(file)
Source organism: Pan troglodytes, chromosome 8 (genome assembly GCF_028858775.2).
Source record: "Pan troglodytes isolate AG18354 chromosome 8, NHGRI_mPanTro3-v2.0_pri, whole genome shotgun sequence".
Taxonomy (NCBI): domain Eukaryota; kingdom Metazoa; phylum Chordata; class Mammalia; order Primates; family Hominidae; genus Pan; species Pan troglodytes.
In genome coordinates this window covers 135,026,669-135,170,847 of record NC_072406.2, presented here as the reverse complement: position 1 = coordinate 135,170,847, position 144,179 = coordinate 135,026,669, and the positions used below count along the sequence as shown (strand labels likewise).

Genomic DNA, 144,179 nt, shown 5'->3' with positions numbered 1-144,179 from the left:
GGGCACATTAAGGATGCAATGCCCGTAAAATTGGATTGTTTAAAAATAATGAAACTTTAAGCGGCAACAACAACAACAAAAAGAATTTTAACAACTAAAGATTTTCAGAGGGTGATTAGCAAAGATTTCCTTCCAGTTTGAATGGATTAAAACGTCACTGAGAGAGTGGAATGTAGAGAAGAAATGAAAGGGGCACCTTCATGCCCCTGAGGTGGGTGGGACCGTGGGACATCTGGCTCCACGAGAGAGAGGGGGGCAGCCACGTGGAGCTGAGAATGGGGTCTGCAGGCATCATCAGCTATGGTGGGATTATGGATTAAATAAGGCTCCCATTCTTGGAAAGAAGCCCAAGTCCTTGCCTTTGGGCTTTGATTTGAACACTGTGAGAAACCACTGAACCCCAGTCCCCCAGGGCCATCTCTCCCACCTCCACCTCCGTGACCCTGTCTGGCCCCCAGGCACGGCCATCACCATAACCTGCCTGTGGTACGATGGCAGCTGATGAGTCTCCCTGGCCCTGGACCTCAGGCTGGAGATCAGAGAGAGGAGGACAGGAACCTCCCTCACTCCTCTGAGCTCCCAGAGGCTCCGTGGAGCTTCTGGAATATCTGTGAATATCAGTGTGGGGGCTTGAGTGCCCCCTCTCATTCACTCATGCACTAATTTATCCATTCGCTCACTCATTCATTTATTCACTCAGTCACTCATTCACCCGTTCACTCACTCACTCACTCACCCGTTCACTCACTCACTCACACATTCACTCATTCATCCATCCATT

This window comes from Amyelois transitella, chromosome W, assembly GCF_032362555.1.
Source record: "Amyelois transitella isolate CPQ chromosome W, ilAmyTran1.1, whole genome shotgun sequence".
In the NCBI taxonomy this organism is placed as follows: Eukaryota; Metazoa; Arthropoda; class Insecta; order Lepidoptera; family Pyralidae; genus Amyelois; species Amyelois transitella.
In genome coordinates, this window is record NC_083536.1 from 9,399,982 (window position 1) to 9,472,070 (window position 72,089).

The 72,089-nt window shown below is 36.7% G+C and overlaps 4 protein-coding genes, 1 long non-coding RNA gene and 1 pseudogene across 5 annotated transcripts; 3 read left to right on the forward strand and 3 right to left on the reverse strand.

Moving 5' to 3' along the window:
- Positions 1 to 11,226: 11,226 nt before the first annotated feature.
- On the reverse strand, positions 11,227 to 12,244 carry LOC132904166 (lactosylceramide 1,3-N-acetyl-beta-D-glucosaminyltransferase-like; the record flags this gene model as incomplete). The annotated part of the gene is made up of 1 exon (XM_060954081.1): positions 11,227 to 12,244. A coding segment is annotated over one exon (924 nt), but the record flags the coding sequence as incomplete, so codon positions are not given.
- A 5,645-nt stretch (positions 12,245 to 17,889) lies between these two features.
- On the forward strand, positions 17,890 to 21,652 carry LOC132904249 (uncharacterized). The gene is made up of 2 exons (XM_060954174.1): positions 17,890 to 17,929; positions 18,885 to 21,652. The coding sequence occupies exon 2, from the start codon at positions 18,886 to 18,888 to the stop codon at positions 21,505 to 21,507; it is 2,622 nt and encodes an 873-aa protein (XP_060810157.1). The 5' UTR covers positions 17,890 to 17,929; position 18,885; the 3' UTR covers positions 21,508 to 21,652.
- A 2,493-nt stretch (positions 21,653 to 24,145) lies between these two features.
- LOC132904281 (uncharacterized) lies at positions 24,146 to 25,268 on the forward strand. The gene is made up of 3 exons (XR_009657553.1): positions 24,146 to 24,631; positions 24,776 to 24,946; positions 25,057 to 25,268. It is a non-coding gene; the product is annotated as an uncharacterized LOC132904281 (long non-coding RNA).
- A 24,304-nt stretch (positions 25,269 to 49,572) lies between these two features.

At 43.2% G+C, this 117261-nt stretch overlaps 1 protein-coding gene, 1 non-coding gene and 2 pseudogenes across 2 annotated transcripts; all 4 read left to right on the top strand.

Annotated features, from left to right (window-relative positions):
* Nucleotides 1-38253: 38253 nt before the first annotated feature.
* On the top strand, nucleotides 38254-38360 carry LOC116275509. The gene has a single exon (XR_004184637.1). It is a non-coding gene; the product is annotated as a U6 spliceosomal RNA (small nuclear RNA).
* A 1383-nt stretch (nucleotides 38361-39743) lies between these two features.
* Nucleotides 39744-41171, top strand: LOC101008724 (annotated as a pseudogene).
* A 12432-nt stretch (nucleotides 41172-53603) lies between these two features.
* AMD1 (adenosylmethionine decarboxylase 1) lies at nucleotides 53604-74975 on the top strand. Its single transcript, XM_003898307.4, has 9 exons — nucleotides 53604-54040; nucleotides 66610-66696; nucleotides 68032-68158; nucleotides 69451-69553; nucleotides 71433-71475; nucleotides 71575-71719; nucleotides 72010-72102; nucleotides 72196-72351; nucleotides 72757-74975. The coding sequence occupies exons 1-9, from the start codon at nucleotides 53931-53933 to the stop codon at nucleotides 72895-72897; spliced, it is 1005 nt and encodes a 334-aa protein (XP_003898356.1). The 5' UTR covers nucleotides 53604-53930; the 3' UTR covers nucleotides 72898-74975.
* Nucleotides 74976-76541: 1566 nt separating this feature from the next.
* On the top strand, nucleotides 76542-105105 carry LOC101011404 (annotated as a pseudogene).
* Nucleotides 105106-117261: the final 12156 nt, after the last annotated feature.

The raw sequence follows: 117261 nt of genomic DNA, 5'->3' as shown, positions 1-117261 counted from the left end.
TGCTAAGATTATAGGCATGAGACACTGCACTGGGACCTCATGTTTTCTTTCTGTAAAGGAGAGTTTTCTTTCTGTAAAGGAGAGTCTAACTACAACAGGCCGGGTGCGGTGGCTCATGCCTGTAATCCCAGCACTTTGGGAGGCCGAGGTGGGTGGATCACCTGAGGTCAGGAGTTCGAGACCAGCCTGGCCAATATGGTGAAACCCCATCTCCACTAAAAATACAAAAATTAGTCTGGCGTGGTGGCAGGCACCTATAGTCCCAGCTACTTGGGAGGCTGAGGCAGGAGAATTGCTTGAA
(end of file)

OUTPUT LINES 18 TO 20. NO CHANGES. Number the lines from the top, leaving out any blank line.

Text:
- LOC132904281 (uncharacterized) lies at positions 24,146 to 25,268 on the forward strand. The gene is made up of 3 exons (XR_009657553.1): positions 24,146 to 24,631; positions 24,776 to 24,946; positions 25,057 to 25,268. It is a non-coding gene; the product is annotated as an uncharacterized LOC132904281 (long non-coding RNA).
- A 24,304-nt stretch (positions 25,269 to 49,572) lies between these two features.

At 43.2% G+C, this 117261-nt stretch overlaps 1 protein-coding gene, 1 non-coding gene and 2 pseudogenes across 2 annotated transcripts; all 4 read left to right on the top strand.